…University Of Leeds/Arts and Humanities Research Council…
I am a Postgraduate Researcher at the University of Leeds working on early modern Catholic culture. Specifically, the project seeks to understand how ordinary Catholics in early modern Venice experienced and reacted to religious change. Drawing on a range of sources, including inquisitorial trials, confraternity records, and religious material culture, and print, my project investigates the Venetian laity’s relationship with the sacred during the Catholic Reform. How did ordinary Catholics in Counter-Reformation Venice interact with sacred powers? How did the laity work to cultivate a climate of sacred immanence in their daily spiritual lives? In asking these questions, my project contributes to the social history of the Counter-Reformation by bringing the ‘everyday’ Catholic to the centre of the study of religious culture. My research is funded by the Arts and Humanities Research Council (AHRC) through the White Rose College of the Arts and Humanities (WRoCAH).
I’m a historian, with a particular interest in ecology, animal studies and the history of science, technology and medicine. Over the last few years I’ve worked on developments in early nineteenth century zoology, mid nineteenth century physiological psychology, and the status of both media technologies and animal bodies in early twentieth century biology and medicine. My current work connects these themes to wider changes in imperial and economic organization in Britain during the first half of the twentieth century. I completed my doctoral research at University College London, and have since held positions at the University of Leeds, the University of Oxford, and the Science Museum (London). I joined the University of Manchester as a Research Associate in 2017.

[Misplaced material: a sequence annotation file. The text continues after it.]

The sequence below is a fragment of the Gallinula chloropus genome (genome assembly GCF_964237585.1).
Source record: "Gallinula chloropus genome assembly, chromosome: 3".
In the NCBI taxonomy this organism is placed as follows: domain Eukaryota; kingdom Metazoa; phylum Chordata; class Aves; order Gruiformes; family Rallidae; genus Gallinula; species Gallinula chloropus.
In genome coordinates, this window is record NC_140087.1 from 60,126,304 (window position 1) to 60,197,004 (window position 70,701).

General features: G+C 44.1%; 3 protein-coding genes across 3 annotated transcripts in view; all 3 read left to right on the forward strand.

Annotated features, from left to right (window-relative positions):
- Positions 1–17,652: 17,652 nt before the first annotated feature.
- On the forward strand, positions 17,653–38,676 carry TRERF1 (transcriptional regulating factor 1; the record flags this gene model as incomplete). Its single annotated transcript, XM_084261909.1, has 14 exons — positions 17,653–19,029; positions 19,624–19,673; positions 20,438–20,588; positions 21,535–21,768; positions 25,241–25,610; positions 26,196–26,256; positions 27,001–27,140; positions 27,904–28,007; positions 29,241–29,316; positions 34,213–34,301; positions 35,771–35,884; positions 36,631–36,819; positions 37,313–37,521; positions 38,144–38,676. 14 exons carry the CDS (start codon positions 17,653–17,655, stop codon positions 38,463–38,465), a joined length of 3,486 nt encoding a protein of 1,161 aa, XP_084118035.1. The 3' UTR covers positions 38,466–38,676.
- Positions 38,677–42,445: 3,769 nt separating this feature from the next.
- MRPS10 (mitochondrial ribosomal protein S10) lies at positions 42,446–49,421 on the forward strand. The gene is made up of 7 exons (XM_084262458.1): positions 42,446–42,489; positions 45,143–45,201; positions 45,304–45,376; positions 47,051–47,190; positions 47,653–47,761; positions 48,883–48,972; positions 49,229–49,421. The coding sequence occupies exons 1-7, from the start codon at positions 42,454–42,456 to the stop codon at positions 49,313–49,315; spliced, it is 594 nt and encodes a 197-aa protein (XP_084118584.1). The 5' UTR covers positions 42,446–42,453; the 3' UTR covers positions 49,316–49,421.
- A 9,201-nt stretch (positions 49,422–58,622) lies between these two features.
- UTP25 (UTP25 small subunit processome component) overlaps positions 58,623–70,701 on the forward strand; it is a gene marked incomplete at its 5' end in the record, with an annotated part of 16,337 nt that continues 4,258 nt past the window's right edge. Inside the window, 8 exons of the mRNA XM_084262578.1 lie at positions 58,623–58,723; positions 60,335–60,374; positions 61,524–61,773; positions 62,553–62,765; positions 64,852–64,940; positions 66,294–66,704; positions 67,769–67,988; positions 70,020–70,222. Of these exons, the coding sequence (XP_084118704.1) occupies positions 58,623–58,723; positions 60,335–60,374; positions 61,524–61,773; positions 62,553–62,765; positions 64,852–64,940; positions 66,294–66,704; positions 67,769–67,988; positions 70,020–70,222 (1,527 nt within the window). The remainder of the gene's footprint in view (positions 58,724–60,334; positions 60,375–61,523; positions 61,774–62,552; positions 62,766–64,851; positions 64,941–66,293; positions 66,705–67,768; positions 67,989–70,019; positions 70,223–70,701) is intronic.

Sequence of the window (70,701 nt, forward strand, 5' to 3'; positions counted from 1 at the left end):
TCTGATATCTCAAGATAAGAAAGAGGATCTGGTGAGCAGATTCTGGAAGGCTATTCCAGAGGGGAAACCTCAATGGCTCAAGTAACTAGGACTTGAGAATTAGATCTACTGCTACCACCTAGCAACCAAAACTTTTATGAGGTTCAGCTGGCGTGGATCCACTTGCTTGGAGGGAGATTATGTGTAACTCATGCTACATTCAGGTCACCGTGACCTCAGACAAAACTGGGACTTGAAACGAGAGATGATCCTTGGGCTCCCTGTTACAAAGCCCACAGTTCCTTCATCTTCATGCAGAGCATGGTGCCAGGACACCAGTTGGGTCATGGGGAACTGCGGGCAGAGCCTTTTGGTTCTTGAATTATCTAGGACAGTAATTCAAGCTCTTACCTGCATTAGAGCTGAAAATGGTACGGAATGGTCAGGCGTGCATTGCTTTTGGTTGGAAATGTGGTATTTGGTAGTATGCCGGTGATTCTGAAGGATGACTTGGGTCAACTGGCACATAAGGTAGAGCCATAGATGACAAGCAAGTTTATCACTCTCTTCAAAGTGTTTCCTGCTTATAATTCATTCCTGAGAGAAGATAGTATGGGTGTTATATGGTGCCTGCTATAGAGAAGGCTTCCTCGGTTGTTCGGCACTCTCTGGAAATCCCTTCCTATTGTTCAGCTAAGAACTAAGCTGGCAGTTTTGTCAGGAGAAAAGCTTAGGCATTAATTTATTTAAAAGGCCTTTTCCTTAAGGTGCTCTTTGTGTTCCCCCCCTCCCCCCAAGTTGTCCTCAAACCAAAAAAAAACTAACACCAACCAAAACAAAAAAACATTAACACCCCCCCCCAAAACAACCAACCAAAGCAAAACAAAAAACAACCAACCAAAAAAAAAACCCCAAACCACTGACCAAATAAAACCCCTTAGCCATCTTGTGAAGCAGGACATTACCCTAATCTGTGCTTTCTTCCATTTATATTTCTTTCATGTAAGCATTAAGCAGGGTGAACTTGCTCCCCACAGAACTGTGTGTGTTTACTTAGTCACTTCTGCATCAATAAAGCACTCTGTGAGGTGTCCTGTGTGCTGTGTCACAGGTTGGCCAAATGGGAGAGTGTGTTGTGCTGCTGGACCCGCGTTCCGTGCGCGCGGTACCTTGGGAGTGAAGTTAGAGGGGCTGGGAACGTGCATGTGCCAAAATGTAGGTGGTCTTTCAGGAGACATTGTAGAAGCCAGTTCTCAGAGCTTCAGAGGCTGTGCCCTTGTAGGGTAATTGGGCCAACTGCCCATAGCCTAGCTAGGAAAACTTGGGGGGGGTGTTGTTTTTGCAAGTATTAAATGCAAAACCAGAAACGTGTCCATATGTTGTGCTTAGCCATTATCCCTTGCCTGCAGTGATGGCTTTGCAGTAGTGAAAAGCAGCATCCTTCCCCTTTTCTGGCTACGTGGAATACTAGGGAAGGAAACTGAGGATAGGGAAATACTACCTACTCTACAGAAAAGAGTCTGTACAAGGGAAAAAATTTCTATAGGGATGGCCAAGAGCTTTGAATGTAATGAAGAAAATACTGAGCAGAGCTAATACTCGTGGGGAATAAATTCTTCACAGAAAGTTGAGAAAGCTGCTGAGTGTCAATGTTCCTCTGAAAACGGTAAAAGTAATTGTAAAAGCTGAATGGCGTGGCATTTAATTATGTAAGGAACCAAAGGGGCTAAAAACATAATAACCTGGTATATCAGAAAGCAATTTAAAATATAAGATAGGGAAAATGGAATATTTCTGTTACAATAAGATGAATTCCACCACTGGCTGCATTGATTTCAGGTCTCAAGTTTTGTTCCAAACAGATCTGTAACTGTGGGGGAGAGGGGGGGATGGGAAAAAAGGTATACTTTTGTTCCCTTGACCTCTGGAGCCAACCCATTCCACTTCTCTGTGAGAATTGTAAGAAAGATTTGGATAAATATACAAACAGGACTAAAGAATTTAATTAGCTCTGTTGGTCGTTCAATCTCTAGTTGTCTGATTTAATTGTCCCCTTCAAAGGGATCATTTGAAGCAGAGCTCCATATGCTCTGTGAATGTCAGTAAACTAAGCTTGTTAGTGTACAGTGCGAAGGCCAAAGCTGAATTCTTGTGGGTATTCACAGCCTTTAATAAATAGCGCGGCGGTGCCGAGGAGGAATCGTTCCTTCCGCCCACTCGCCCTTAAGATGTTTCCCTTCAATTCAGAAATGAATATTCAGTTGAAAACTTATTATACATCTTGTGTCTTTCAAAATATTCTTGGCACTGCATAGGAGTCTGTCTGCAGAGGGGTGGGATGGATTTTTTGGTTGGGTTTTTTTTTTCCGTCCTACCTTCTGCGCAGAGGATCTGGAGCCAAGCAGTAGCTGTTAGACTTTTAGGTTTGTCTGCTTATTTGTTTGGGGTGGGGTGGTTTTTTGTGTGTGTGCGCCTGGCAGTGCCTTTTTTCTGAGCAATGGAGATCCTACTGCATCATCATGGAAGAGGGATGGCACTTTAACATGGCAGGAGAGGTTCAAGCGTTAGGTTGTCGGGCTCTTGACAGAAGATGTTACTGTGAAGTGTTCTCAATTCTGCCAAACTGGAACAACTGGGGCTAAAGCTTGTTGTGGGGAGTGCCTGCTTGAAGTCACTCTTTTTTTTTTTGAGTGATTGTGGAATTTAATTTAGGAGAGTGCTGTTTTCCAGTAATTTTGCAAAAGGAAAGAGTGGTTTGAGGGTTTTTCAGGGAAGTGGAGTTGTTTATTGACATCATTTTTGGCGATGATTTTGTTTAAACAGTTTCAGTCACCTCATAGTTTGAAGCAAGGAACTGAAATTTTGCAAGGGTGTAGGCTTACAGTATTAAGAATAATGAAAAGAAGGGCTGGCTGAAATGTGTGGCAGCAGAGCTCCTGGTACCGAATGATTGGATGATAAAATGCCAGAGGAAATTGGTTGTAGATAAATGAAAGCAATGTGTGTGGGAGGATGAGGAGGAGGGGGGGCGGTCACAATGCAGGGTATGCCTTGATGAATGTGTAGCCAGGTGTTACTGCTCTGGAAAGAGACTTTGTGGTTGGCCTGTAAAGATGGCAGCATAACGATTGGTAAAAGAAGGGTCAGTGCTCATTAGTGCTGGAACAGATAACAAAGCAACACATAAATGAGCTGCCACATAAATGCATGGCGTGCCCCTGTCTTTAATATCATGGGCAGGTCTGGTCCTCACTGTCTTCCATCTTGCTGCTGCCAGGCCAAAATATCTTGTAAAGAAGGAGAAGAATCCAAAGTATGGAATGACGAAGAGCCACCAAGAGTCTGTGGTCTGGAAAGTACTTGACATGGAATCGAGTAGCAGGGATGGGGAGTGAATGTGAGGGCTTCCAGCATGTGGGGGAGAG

…I have a BSc in Economics & Mathematics (1989), an MA in Economics (1993) and a PhD in Economics (2000), all awarded by University of Leeds….
Between 2005 and 2021 I was employed as lecturer/senior lecturer/associate professor in Finance & Political Economy at the University of Leicester. In 2021 I was made redundant from that institution as part of widespread restructuring. In the School of Business this took the form of a plan to ‘disinvest from research and scholarship in critical management studies and political economy‘. (This short video summarises the effect.) Along with other former colleagues, I am pursuing University of Leicester bosses through employment tribunal alleging unfair and unlawful dismissal. Prior to Leicester, I worked at Nottingham Trent University (1999–2005) and before that on various casualised research and lecturing contracts at University of Leeds (1993–1997). I am currently engaged in various projects, waged and unwaged, including consultancy for History UK, teaching at Leeds University Business School, and the creation of a Masters in Commons Administration.
My name is Greg Hollin and I’m a Wellcome Research Fellow based in the School of Sociology and Social Policy at The University of Leeds – before this I was a lecturer in social theory at the same school. Before that I was based in the Institute for Science and Society, University of Nottingham. I’m interested in the sociology of science and medicine and my work is largely focused around two areas. Firstly, I’ve studied the role of cognitive psychology and neuroscience in emerging diagnoses. Much of my research here has focused upon autism but my current project (see below) is examining Chronic Traumatic Encephalopathy (CTE) in the context of contact sports. Secondly, I’m interested in new materialism and more-than-human research. I’ve examined these questions in relation to of the consolidation of Beagles as a breed of choice within laboratories but am also working on other cases.